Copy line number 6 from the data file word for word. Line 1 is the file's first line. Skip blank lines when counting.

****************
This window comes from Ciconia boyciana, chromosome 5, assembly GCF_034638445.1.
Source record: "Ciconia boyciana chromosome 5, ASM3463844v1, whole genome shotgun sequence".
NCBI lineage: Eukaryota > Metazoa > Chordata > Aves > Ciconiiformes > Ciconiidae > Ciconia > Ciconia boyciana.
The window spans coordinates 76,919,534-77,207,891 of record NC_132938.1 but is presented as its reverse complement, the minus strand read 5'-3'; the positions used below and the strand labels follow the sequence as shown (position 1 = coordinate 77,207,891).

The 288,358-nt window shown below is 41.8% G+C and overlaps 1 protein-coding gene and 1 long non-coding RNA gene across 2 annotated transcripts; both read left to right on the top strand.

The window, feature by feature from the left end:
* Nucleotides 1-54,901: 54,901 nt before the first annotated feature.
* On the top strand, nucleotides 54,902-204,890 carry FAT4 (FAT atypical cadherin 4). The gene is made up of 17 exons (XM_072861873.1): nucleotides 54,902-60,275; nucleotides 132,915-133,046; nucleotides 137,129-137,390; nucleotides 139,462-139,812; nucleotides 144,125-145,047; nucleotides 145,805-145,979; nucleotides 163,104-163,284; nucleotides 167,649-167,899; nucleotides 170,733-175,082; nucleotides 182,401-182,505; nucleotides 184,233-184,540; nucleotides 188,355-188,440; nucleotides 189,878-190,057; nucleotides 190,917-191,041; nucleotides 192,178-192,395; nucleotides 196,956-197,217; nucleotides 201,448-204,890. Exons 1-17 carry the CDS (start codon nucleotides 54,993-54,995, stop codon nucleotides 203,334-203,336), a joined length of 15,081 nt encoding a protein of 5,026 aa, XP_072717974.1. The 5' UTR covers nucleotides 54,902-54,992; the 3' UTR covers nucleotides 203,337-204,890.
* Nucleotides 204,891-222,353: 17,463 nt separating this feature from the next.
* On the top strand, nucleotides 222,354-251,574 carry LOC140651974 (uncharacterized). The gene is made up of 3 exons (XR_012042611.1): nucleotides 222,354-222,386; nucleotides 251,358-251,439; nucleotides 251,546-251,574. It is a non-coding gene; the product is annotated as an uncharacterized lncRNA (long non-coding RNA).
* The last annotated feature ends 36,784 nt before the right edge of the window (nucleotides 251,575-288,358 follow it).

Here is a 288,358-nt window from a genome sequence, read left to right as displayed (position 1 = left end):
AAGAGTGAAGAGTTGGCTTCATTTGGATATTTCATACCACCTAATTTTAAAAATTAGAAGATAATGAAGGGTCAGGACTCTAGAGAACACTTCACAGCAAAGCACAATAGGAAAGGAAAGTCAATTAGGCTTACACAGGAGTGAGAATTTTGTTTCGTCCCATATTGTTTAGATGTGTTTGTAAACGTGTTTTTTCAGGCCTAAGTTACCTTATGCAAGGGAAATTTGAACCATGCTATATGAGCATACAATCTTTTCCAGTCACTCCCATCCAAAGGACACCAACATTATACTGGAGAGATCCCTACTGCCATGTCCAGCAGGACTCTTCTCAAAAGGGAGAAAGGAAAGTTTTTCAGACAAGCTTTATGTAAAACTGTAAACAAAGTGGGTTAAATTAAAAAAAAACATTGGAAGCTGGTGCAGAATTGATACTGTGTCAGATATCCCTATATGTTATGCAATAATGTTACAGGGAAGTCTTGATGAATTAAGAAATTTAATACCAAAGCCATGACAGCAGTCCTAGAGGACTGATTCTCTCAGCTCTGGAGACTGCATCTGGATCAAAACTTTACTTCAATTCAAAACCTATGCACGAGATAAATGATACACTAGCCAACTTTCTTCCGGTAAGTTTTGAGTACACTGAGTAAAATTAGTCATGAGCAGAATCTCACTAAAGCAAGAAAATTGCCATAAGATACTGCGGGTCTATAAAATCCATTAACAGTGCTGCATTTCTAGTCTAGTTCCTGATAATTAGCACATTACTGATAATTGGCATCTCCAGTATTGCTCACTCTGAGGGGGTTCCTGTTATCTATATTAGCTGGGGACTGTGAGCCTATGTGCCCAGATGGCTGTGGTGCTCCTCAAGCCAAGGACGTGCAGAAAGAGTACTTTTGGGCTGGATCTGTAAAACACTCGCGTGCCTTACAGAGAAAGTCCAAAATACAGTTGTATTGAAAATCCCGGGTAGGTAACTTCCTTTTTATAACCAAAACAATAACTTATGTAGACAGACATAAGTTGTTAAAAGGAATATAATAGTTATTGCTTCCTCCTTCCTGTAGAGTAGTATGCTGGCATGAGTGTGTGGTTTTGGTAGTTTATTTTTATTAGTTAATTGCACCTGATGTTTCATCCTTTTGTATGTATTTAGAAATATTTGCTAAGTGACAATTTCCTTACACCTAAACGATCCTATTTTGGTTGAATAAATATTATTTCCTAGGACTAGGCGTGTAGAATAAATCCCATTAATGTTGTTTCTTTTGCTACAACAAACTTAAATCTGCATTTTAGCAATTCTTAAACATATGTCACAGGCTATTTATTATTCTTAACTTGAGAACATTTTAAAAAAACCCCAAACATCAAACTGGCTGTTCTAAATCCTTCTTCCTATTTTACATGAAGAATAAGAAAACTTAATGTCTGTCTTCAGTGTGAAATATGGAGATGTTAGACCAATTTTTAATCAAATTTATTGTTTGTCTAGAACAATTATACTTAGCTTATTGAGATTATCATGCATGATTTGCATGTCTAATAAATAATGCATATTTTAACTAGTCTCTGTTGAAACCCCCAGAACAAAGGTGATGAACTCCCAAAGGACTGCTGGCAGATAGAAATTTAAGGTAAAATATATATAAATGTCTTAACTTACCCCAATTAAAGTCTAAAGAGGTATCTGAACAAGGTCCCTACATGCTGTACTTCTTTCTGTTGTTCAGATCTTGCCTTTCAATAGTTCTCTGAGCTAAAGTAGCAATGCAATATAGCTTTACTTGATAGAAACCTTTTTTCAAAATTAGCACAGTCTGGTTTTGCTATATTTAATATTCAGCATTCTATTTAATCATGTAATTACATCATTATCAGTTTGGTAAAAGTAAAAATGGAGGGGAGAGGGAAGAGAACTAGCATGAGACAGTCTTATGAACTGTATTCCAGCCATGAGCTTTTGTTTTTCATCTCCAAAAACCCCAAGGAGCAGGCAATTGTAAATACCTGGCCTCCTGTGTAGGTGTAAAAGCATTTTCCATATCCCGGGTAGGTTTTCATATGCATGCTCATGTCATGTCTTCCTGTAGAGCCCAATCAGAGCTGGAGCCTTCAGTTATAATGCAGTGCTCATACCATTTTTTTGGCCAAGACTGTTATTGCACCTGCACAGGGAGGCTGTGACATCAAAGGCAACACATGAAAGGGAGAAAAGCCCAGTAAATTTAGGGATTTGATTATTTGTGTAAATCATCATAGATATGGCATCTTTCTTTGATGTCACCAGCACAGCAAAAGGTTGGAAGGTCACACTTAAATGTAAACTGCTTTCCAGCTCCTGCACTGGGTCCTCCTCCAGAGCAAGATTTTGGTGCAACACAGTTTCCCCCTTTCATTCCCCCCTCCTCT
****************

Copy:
The window, feature by feature from the left end: